|Photo credit: threephin on Flickr|
Usually when we talk about excitement and writing, we tend to think about pacing and keeping our readers invested and interested in the story. And while both of those elements are undoubtedly important, I want to talk about the other side of the curtain.
That is, you, the writer.
Completing a novel from first to final draft is a grueling business. It requires months or years of dedication, hard work and motivation to finish something that has no guarantee of leaving your computer. It’s exhausting, sometimes frustrating and often rewarding, but to reach completion, it requires a little extra ingredient that we don’t often talk about.
That’s right: I’m talking about excitement.
There’s no doubt in my mind that I do my best writing and editing when I’m excited to work. When I’m eager to get started, or get to that next scene, or edit these words until they shine like The Great Pyramids of Giza in 2500 B.C. When I’m excited to write, it doesn’t feel like work—even if I’m struggling with the words, as long as I can hold on to that little spark inside, the struggle doesn’t seem so bad because I’m doing something I’ve been excited about doing.
And the importance of being excited about your work doesn’t end when you’ve revised the final page to a glistening shine— it should overflow into your query letters and pitches and tweets to the world about your awesome book. Because the truth is, no one is going to get excited about your work if you aren’t excited about it first.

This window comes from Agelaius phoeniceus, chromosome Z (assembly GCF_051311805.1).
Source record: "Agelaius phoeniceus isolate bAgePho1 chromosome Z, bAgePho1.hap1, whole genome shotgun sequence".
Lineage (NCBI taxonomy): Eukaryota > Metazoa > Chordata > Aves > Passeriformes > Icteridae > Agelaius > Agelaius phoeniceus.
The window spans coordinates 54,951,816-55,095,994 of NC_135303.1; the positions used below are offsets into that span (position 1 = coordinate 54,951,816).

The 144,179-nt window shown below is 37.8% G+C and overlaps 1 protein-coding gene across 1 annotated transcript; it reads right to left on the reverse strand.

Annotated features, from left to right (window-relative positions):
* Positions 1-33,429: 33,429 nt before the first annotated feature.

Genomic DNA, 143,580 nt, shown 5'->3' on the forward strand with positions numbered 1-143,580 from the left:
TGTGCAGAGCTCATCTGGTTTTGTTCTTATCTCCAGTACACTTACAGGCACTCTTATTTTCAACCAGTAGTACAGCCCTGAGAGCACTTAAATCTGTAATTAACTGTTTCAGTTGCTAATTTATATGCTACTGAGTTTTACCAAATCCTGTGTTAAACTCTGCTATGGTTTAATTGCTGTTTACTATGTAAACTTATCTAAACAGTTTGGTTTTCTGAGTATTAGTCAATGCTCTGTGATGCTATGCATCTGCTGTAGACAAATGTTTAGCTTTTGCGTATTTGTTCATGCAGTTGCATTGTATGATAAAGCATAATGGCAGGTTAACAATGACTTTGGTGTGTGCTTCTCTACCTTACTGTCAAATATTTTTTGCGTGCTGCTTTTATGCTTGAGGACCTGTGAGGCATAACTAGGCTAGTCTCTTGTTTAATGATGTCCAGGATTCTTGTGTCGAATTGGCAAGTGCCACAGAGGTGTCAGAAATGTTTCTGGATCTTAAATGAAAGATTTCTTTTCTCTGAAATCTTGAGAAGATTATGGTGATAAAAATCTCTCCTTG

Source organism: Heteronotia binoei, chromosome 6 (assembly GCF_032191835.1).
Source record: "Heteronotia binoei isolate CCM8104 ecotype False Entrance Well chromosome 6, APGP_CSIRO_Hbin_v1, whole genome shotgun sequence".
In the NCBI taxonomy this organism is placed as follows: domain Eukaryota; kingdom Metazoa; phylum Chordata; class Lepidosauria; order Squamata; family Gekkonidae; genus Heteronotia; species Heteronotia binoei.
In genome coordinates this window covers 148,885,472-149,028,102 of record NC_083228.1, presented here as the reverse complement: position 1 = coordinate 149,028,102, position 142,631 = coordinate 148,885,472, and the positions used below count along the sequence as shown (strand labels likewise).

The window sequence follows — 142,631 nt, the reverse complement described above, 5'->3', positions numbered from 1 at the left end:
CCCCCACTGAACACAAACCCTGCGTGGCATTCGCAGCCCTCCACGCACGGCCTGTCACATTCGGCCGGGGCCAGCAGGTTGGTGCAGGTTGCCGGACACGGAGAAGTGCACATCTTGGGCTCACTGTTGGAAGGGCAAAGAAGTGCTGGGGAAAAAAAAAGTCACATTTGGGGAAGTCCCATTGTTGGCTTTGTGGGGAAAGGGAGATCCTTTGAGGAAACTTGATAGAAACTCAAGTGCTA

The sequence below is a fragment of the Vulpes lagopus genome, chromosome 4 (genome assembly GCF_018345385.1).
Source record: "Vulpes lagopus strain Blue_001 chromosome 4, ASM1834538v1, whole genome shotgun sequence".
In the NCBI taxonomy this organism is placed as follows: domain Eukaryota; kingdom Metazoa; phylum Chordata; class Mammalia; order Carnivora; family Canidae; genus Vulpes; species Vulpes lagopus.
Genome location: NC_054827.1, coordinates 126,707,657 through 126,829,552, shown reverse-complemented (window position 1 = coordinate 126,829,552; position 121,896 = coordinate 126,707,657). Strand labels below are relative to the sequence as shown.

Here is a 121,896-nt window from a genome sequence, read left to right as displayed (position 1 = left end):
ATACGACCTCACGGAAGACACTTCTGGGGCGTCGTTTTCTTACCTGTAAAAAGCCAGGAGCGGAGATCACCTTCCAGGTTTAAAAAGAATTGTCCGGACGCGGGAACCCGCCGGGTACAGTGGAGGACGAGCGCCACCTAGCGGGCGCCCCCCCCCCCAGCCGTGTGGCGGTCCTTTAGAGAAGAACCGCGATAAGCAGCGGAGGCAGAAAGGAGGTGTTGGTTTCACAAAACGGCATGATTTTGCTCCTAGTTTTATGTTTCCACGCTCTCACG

I’m not saying that you can’t be nervous, and I’m not saying that you have to be excited about it every day, in fact, I doubt that’s going to be the case (although if it is, more power to you). There are going to be days when you just don’t feel like writing. There are going to be weeks when you stare at the mountain of edits you have to accomplish and feel like throwing the manuscript out the window. And the thing is, that’s ok. It’s normal.
But if you can remind yourself how it felt when that initial spark of excitement about your new project hit, or when you had that flutter in your stomach after writing a particularly awesome scene, it can be a huge step towards getting back on track when you’re feeling down.
And if you can hold on to that excited energy while you’re working on your WIP, or pitching it to agents and editors or selling it online, people will take notice. Because excitement is contagious—it leaks into your words and overflows into your smile and it makes people want to get in on it too.
It makes people want to be excited with you. And that can make all the difference.
Thinking back to your last (or current) WIP, at what point did you feel the most excited about your work? Share your experiences in the comments below!